Afterthoughts

peetaah:

Weird Al teaches us proper grammar.

Holy crap this is one of my biggest pet peeves. Only use “less” if you can’t count the noun.
"There is less flour in the jar" vs "There are fewer cups of flour in the jar".

peetaah:

Weird Al teaches us proper grammar.

Holy crap this is one of my biggest pet peeves. Only use “less” if you can’t count the noun.

"There is less flour in the jar" vs "There are fewer cups of flour in the jar".

(Source: peetaah, via prisonforjerks)

The new definition of community

Mifc-all
Community is such a big social marketing buzzword right now that everyone wants their work in social marketing to fall under the banner of community; they bend the definition to ensure it. The truth is that community only exists when a sense of community exists. They can prattle on about the tools, platforms and engagement metrics all they want but that doesn’t make it a community.

Over the past several weeks I’ve talked about redefining the word community but what I’m really doing is returning community to its truest form.

Community is difficult to define because it’s something that’s hard for objective observers to see even though community members can feel it. Many have tried to go about it, specifying objective indicators such as the tools that group members use, the types of interactions they have with one another and even diminishing the relevance of how much time is spent together by a group’s members. Many of them sound right but just don’t feel right because they’re missing the truth of it all: community is something you feel.

A community is a group of people who feel a “sense of community”.

Thankfully, a “sense of community” is relatively well defined, thanks to the work of many community psychology scholars, in particular McMillan and Chavis. Their 1986 paper, Sense of community: a theory and definition, tells us everything we need to know about how to identify when someone is experiencing a sense of community. If enough members of a group are feeling a sense of community, it is reasonable to suggest that their group is therefore itself a community.

So, let’s go back over how a sense of community is defined. For the purposes of clarity and to save you some time, I’ll do this in point-form. If you want to learn more, follow the link to the relevant article.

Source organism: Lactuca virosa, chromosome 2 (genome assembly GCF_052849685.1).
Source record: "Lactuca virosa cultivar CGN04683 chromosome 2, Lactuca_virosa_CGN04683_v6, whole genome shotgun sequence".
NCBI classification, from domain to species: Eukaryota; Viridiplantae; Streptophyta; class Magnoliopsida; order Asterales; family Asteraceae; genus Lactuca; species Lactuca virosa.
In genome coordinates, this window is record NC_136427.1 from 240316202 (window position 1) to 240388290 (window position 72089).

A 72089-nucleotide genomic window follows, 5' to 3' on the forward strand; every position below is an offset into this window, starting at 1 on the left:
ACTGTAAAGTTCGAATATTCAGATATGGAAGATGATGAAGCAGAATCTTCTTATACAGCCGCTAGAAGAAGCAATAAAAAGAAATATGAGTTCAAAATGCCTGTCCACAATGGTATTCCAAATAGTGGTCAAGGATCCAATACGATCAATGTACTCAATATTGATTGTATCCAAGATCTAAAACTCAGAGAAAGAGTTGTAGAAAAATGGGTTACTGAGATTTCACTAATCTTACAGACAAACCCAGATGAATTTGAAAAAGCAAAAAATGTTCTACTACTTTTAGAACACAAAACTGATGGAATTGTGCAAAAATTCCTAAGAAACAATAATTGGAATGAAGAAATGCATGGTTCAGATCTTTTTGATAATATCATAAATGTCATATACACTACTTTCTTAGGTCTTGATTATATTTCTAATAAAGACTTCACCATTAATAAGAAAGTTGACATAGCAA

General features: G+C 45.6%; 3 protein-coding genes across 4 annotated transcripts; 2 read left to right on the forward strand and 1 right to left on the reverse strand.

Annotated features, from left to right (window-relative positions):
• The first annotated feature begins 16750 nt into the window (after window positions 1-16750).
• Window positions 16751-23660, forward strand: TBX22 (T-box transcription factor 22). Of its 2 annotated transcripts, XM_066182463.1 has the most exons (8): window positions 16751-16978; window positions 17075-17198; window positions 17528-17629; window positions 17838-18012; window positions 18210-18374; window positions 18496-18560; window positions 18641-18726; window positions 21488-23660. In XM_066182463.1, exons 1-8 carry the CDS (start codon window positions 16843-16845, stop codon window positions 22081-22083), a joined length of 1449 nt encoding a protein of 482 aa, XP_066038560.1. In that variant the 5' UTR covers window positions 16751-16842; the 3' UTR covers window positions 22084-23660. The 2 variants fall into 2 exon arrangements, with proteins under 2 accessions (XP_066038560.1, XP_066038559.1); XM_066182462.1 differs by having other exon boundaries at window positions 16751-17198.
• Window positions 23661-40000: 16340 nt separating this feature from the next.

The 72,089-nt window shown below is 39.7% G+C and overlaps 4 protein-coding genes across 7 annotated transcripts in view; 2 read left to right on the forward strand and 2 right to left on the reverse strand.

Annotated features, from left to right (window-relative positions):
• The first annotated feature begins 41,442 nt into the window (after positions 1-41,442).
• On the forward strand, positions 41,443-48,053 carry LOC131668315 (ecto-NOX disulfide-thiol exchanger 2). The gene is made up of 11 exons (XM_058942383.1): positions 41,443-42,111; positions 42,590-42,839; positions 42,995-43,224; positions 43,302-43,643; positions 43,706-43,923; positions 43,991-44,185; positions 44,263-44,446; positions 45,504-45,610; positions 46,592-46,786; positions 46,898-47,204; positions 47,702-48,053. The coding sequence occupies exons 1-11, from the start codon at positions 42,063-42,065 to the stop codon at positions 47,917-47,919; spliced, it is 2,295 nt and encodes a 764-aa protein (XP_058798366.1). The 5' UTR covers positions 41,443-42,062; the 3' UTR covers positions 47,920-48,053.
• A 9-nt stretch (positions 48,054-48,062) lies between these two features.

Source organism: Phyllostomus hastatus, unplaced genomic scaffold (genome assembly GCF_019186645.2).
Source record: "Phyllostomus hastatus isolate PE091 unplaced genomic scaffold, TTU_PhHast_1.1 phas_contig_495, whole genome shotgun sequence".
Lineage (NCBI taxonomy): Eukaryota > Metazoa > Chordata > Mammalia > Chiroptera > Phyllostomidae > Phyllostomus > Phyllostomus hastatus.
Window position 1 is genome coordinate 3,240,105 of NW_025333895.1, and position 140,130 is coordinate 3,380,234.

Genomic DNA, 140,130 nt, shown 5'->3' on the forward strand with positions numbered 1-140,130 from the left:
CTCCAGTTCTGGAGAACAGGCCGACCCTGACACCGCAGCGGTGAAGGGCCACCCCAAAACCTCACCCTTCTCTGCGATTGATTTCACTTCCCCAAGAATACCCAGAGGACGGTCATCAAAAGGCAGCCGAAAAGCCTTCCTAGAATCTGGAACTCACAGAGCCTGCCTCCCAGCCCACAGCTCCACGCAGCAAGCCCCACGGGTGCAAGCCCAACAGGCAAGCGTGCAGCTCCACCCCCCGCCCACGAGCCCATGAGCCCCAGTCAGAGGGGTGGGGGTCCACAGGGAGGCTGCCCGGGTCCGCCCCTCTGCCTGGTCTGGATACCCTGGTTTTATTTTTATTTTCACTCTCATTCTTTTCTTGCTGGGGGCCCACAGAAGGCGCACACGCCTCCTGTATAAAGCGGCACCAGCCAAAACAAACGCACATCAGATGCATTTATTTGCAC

A sense of community has the following four key elements:

Membership

  • A demonstrable boundary between those who are members and those who are not (us vs them)
  • The boundary can be:
    • geographical
    • access-oriented, only those who have access to something are part of it
    • a label, requiring a tag, badge or title
    • a rite-of-passage, requiring the completion of a task
    • a shared system of symbols such as uniforms, handshakes, subcultural dialects, or private memes
    • a combination of all of the above
  • Members use the boundary to identify one another
  • Members use the boundary to identify new members

Influence

  • The ability for a member to influence the rest of the community
  • The ability for the community to influence each of its members
  • The ability for the community to influence external parties
  • Can also be looked at as “trust”, as in “we share things with one another” not “we listened to our customers!”

Fulfilment

  • The need that instigated joining the community must be satisfied, or is replaced with a new need that must be satisfied
  • Giving to the community will result in fulfilment of needs
  • Communities have an economy of social trade, often fuelled by mutual reinforcement of one another and of the community
  • Going above and beyond in supporting the community will not only fulfil a member’s own needs but also further those of the community; the rewards range from a stronger community to all sorts of other unexpected benefits

Connection

  • A shared emotional connection is possibly the most important element for true community
  • Frequent high-quality interaction will result in stronger bonds between members
  • Communities that have a purpose and shared tasks will develop greater group cohesion
  • Members sharing a major community event will be more strongly connected to one another
  • Can develop into a spiritual bond, like Aussie “mateship”

You’ll notice these four elements have a lot of potential for interrelation and overlap. That interconnectedness of the elements is important — to truly exist a sense of community requires all four elements.

At the end of my post on Connection I cobbled together a final definition of community. It was:

"Community is a group of people who, together, share the feeling they belong to something, can influence and be influenced by one another, and can have their needs fulfilled by fulfilling the needs of the group."

The truth is I knew the process would end with that result. If it were that easy, community would have been more clearly defined long ago.

The innovation I’m introducing here isn’t an innovation at all. It’s just a long forgotten technique for looking at community: observing it from the inside instead of the outside.